Last week in Springfield, leaders from the Jewish community and the Jewish Federation agencies were shocked to hear legislators and the Governor's top people make not so veiled threats to funding for human services if the State's temporary tax increase sunsets on Jan. 1, 2015.
The Jewish community is divided on tax and revenue policy; always has been and always will be.
But the Jewish community is united around the importance of human services. They give generously, $81 million last year in the Chicago area alone. They volunteer, spending long hours helping people directly and serving on agency committees and Boards of Directors. They advocate, trekking down to Springfield and Washington, DC to speak out for programs that help those in need.
Some Americans have accused human service recipients as being the "undeserving poor," lazy and manipulative and so deserving of their fate of destitution. Others, more subtly, suggested that human services, however well-meaning, might actually promote dependency, and thus should only be given with many strings attached. The shame of being a recipient was part of the cost associated with getting help.
These themes are not part of the Jewish liturgy or personal narrative.
Perhaps this is because of Maimonides. He was a twelfth century Spanish Jew who is frequently quoted for his "Eight Levels of Giving" which he articulated in his commentary on the Jewish Laws Governing Giving to the Poor. Worthiness of the recipient and fear of promoting continued dependency are never mentioned as points to be considered. Nor is the status of the budget of the giver a point to be considered.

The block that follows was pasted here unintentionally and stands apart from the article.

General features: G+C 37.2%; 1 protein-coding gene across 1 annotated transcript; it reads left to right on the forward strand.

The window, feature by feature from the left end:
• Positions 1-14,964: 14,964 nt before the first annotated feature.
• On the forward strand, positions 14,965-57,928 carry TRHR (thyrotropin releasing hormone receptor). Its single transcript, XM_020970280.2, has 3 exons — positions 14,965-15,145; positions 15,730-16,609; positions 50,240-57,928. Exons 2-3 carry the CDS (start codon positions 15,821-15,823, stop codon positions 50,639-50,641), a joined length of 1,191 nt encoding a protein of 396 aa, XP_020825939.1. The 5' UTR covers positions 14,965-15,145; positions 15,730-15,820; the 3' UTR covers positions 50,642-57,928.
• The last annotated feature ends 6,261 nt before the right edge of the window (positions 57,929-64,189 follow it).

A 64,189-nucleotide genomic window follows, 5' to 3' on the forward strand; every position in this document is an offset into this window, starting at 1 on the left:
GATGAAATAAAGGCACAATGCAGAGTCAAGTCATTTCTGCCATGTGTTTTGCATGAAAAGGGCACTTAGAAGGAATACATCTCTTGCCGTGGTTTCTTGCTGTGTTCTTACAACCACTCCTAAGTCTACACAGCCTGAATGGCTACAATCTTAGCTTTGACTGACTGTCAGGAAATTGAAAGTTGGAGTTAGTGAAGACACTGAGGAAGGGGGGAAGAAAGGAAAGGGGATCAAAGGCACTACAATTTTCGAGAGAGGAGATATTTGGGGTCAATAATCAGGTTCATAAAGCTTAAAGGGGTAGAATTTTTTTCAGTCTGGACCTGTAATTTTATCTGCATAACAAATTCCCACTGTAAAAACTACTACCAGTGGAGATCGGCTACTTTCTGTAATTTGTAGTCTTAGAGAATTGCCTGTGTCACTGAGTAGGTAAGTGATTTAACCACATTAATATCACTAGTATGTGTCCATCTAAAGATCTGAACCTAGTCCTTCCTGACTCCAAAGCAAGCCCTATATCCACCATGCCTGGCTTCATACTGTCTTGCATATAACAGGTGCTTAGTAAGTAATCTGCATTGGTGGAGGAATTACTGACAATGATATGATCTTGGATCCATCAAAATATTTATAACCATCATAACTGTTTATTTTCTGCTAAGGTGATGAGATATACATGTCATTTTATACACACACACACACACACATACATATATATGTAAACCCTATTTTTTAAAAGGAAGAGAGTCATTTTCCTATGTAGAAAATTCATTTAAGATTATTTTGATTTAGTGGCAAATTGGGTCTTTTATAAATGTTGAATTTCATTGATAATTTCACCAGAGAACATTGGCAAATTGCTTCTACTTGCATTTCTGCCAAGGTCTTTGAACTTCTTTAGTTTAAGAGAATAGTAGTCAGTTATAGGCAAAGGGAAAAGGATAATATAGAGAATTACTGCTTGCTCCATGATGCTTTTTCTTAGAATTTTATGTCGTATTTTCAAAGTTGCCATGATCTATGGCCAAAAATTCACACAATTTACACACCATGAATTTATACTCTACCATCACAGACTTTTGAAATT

Perhaps this is because many Jews are only one or two generations removed from being vulnerable and in need of the kindness of human services. We grew up with stories of the Great Depression and the Holocaust.
Perhaps it is because those who have turned to human service agencies for help are often proud to tell the story of how they were once recipients and now are able to give back. It is a badge of honor.
Perhaps it is because we worry about our children, siblings, neighbors, and friends and want to make sure that human services will be there for them, should they need it.
On some level, I assume that our elected leaders share our belief in the power of human services to build healthy individuals, families, entire communities. I like to think they know that human services provided in the community, in homes and schools and centers, is a respectful and cost-effective approach to helping those in need, from newborns to the frail elderly; from those suffering the pain of abuse to those with developmental disabilities; from those challenged by mental illness and addiction to those challenged to pay the bills on a minimum wage job.
Listening to the outrage of our Jewish leaders in Springfield at the callous use of funding for human services as a pawn to force the Jewish community into providing public support for a tax increase made me rethink it all. There is always enough money in the budget if something is important; witness funding for Presidential libraries. So, why is it ok to even suggest taking from human services?
What elected leader is brave enough to say? "I will find the revenues necessary to make sure that human services continue to be provided in my community."